Berlin is one of the fastest growing markets in Europe but also extremely competitive. With 3.5 million inhabitants, Berlin is the largest city in Germany and the capital of the Federal Republic. It ranks among the most attractive tourist locations in Germany and has an economic structure that is strongly characterized by the service industry. Measured in terms of bed nights sold, Berlin is the most attractive tourist location in Germany, whereby demand is generated in equal measure from both segments, business travel and leisure tourism. With around 25 million overnight stays in 2012, Berlin is Europe’s top hotel location after London and Paris. The economy, the trade fairs, the various political organizations and research institutions create the demand for business travel, whilst the leisure segment benefits from the continually growing city tourism and Berlin’s image as a creative culture and nightlife hot spot. The hotel market in Berlin continues to be highly dynamic on both the supply and demand side. In 2013, the number of hotel establishments rose to more than 800 with over 133,000 guest beds, which shows a significant increase in bed capacity compared with previous years. In Berlin, the average duration of 2.4 days is longer than in most other German city destinations but average room rate is still comparable low (EUR 90). This is primarily due to the ever-increasing supply of accommodation and the associated pressure in the capital.
Operating a hotel in Germany or in Berlin in particular a couple of legal peculiarities should be noted. Hotels in Germany are traditionally operated on the basis of lease agreements. Management agreements have gained market share with international chains entering the market. Currently there is a trend favoring hybrid structures combining lease and management elements. Investors should be aware that management agreements in certain situations need registration in the commercial register to be valid and hence get publically available. Lease agreements need no registration but need to fulfill a very specific written form requirement – otherwise either party can terminate the lease irrespective of an otherwise agreed fixed term.
In Germany local hotel taxes are called either Kulturförderabgabe (Culture Tax) or Bettensteuer (Bed or City Tax). In 2010 there was an explosion of such hotel taxes across Germany, possibly in reaction to a reduction in the VAT rate from previously 19% to 7 % for the accommodation services. As of beginning of 2014, the government of Berlin also intends to introduce a 5 % bed or city tax on tourist overnight stays. This tax shall not be due for business travelers. "We want Berlin to get richer and stay sexy," said Berlin Mayor Klaus Wowereit, playing on his known slogan Berlin is "poor but sexy." City officials say they hope to rake in at least 25 million euros with the new tax. Long term agreements with wholesalers, agencies or framework agreements with companies should already anticipate the introduction of such new hotel tax and provide for the option to charge such tax in addition to the agreed room rates, once in has come into force in Berlin.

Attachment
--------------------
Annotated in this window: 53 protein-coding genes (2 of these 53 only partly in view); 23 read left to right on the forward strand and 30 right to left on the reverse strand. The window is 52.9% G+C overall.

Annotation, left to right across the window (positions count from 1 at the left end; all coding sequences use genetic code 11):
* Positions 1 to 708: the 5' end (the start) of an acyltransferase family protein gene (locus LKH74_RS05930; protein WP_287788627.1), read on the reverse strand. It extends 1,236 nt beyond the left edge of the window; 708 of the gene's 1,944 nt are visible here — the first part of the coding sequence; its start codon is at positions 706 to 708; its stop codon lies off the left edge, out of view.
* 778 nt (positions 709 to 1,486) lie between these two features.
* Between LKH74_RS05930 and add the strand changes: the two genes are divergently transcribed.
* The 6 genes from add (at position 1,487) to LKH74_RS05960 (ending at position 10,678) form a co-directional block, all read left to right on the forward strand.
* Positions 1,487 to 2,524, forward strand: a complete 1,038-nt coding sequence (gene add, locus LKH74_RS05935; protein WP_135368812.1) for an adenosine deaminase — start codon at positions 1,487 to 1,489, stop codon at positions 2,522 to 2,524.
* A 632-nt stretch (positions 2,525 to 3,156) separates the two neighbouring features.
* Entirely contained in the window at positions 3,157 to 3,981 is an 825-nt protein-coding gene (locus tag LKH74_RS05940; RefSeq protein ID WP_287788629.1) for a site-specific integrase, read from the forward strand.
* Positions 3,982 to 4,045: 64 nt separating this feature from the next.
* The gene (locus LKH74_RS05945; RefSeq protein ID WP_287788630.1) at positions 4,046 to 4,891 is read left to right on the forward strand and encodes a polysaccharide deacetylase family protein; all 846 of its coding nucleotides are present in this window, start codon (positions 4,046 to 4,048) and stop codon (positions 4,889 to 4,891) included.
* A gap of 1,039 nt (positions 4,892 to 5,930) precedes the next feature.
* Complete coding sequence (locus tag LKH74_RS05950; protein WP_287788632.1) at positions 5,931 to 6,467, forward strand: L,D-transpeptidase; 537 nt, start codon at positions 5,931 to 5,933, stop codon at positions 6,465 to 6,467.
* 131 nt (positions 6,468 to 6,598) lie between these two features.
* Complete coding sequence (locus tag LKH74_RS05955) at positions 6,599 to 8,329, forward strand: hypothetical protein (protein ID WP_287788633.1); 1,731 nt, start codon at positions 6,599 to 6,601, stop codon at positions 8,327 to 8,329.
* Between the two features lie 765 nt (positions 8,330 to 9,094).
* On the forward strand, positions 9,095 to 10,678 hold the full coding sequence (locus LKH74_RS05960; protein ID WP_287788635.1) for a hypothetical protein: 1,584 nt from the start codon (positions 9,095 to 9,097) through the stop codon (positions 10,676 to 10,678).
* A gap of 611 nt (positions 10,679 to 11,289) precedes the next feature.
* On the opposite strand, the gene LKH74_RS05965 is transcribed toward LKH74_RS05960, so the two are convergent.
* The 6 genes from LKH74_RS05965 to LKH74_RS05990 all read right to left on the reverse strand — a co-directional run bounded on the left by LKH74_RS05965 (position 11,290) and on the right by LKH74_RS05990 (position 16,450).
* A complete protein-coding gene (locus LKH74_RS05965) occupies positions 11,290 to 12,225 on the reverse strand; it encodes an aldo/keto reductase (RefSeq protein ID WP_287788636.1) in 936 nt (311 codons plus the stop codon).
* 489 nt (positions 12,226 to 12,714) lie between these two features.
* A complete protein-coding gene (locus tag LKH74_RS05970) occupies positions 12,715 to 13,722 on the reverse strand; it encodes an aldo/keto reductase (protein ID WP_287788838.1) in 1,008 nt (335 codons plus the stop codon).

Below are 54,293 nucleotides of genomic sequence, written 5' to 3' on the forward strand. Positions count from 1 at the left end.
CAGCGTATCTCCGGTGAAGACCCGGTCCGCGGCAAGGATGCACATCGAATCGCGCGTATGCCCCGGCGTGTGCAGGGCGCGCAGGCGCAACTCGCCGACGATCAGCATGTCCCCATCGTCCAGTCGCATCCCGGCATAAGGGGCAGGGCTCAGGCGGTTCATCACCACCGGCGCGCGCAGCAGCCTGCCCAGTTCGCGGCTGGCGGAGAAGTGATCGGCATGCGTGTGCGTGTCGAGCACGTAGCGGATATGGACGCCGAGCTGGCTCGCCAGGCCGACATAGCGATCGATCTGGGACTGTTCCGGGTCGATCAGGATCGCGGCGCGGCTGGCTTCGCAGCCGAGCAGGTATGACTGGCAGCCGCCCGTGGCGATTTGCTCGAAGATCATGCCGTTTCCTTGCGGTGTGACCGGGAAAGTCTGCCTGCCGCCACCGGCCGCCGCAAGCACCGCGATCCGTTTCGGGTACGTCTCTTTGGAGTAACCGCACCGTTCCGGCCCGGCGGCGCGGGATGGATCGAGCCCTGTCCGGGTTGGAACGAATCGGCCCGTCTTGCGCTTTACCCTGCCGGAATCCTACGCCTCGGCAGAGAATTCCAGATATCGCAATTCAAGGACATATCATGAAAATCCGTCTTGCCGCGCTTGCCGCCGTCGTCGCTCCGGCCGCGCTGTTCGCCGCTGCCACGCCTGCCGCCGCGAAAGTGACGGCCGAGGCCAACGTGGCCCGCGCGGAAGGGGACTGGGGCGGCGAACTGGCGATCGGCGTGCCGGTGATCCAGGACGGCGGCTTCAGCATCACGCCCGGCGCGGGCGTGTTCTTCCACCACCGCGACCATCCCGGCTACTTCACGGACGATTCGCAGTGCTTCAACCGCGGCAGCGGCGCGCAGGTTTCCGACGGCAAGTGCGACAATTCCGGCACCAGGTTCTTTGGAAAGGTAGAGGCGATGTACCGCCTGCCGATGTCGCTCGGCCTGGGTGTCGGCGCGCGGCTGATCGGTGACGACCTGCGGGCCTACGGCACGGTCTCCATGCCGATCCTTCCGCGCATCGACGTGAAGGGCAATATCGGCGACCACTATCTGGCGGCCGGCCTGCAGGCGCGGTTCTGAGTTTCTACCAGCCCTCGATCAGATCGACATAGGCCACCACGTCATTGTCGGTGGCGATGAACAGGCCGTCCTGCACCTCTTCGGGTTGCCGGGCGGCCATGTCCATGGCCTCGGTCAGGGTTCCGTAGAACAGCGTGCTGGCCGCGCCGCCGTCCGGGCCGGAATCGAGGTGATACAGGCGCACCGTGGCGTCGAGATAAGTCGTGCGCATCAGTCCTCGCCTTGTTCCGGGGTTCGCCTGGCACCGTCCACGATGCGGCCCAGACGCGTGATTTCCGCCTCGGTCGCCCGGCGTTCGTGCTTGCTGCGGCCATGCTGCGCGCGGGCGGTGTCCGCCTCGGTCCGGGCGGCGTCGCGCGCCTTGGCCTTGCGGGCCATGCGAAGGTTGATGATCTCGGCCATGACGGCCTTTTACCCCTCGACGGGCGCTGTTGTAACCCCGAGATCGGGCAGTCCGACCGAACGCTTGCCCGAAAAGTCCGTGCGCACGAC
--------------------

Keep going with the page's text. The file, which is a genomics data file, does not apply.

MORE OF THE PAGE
Beware of using data of hotel guests: since August 31, 2012 data of hotel guests which shall be used for advertisement purposes have to be „clean“. On the occasion of various data affairs in 2008 in Germany, the German legislator introduced a stricter regime in 2009. Since September 1, 2009 the processing and use of personal data for advertisement purposes, such as hotel guest‘s name, date of birth and address, required the explicit consent of the guest (previously a so-called opt-out was sufficient). There are particularly strict regulations for emails and telephone calls. Consent must be given in writing; electronic consent is also permitted if logged by the company. The transitional period for data which were collected before September 1, 2009, expired on August 31, 2012.
With around 30 projects currently being planned, supply will continue to develop in future as well. In particular, foreign hotel chains, not yet prominent in Germany, are emerging into the Berlin hotel market. However, branch experts note Berlin’s oversupply and an ongoing price decline. Competition is tough, especially in the upscale and luxury segments. The hotel landscape is beginning to see the ripple effect since the planned 30 new hotels will increase the bed capacity by further 15,000 in the near future. Due to the size of the city, market analysts still see potential for brand establishment in several locations, whereby connection to the public transport network represents an especially decisive criterion. Most of the projected hotels will open near Alexanderplatz, around central railway stations, the Western city and the new airport. However, to be successful in Berlin’s hotel market it needs a clear strategy and a strong focus on the perspective target group. Notwithstanding Berlin remains one of the most attractive hotel locations of Germany.